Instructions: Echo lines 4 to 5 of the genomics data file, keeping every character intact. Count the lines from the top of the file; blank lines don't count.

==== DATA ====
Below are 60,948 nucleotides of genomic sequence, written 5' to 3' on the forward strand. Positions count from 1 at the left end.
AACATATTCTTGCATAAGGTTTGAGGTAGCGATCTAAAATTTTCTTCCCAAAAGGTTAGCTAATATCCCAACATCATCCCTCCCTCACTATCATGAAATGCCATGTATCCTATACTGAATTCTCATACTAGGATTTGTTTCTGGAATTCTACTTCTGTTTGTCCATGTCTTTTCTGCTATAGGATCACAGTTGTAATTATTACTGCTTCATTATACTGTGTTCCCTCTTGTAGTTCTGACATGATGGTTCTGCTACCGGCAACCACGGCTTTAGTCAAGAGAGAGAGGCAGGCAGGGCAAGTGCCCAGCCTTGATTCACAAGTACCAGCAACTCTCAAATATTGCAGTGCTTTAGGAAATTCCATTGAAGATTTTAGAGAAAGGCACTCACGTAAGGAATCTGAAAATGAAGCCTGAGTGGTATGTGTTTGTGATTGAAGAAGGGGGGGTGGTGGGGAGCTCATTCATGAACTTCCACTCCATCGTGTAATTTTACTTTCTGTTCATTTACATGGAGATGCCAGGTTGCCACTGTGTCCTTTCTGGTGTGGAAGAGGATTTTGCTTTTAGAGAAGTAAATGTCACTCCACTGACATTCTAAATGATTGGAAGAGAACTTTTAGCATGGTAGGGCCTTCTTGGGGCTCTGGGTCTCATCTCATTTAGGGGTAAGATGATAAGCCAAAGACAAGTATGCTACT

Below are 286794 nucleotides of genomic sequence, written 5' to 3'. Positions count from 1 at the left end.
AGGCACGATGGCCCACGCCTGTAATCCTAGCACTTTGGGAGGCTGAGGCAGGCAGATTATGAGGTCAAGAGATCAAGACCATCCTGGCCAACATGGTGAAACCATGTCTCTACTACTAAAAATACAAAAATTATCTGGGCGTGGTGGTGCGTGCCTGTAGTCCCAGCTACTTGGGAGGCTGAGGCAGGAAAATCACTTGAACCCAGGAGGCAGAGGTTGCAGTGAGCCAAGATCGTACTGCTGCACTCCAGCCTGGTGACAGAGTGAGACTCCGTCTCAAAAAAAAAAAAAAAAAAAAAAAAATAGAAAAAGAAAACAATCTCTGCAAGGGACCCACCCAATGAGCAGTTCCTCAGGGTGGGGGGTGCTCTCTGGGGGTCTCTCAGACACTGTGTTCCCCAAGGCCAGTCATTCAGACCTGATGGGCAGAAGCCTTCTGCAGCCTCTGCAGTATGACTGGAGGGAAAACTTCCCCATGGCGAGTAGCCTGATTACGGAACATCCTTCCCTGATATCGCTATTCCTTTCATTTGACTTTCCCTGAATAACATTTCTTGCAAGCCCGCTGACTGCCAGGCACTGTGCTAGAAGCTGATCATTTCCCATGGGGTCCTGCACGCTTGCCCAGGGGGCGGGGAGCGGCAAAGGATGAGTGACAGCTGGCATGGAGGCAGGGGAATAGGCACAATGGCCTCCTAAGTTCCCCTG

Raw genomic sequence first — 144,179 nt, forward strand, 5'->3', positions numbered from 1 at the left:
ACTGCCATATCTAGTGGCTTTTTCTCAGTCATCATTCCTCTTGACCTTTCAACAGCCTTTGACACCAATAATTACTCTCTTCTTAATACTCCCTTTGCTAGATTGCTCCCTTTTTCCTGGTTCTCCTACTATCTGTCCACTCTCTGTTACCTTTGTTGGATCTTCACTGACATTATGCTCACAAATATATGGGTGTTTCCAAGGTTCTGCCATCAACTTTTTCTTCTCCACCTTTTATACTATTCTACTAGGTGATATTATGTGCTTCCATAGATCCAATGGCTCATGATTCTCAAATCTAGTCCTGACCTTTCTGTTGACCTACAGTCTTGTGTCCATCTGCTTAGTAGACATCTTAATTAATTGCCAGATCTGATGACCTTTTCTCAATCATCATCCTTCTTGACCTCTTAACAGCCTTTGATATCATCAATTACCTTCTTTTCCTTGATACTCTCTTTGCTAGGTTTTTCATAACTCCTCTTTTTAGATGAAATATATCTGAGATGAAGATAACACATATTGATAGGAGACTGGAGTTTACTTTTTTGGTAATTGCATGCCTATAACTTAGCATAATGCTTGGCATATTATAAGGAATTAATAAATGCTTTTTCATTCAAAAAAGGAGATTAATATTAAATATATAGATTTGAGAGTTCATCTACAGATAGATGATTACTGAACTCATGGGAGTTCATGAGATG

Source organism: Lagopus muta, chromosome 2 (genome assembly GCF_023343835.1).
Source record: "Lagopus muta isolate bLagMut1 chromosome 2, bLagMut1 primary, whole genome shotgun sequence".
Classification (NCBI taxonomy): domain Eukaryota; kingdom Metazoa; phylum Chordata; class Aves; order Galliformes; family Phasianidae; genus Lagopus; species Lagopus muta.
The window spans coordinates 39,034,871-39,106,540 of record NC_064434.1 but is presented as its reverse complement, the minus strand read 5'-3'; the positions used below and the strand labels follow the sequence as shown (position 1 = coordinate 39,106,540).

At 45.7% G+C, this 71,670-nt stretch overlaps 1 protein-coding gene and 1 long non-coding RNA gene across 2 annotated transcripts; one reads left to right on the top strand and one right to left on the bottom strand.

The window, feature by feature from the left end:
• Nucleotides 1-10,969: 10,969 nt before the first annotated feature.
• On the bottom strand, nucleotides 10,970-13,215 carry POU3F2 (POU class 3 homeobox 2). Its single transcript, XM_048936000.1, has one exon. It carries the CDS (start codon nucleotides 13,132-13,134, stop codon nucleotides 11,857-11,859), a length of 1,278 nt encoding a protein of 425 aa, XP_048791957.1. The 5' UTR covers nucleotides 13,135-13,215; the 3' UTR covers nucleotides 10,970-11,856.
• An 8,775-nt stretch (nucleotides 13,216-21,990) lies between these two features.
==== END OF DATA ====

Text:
AGGCACGATGGCCCACGCCTGTAATCCTAGCACTTTGGGAGGCTGAGGCAGGCAGATTATGAGGTCAAGAGATCAAGACCATCCTGGCCAACATGGTGAAACCATGTCTCTACTACTAAAAATACAAAAATTATCTGGGCGTGGTGGTGCGTGCCTGTAGTCCCAGCTACTTGGGAGGCTGAGGCAGGAAAATCACTTGAACCCAGGAGGCAGAGGTTGCAGTGAGCCAAGATCGTACTGCTGCACTCCAGCCTGGTGACAGAGTGAGACTCCGTCTCAAAAAAAAAAAAAAAAAAAAAAAAATAGAAAAAGAAAACAATCTCTGCAAGGGACCCACCCAATGAGCAGTTCCTCAGGGTGGGGGGTGCTCTCTGGGGGTCTCTCAGACACTGTGTTCCCCAAGGCCAGTCATTCAGACCTGATGGGCAGAAGCCTTCTGCAGCCTCTGCAGTATGACTGGAGGGAAAACTTCCCCATGGCGAGTAGCCTGATTACGGAACATCCTTCCCTGATATCGCTATTCCTTTCATTTGACTTTCCCTGAATAACATTTCTTGCAAGCCCGCTGACTGCCAGGCACTGTGCTAGAAGCTGATCATTTCCCATGGGGTCCTGCACGCTTGCCCAGGGGGCGGGGAGCGGCAAAGGATGAGTGACAGCTGGCATGGAGGCAGGGGAATAGGCACAATGGCCTCCTAAGTTCCCCTG

Raw genomic sequence first — 144,179 nt, forward strand, 5'->3', positions numbered from 1 at the left: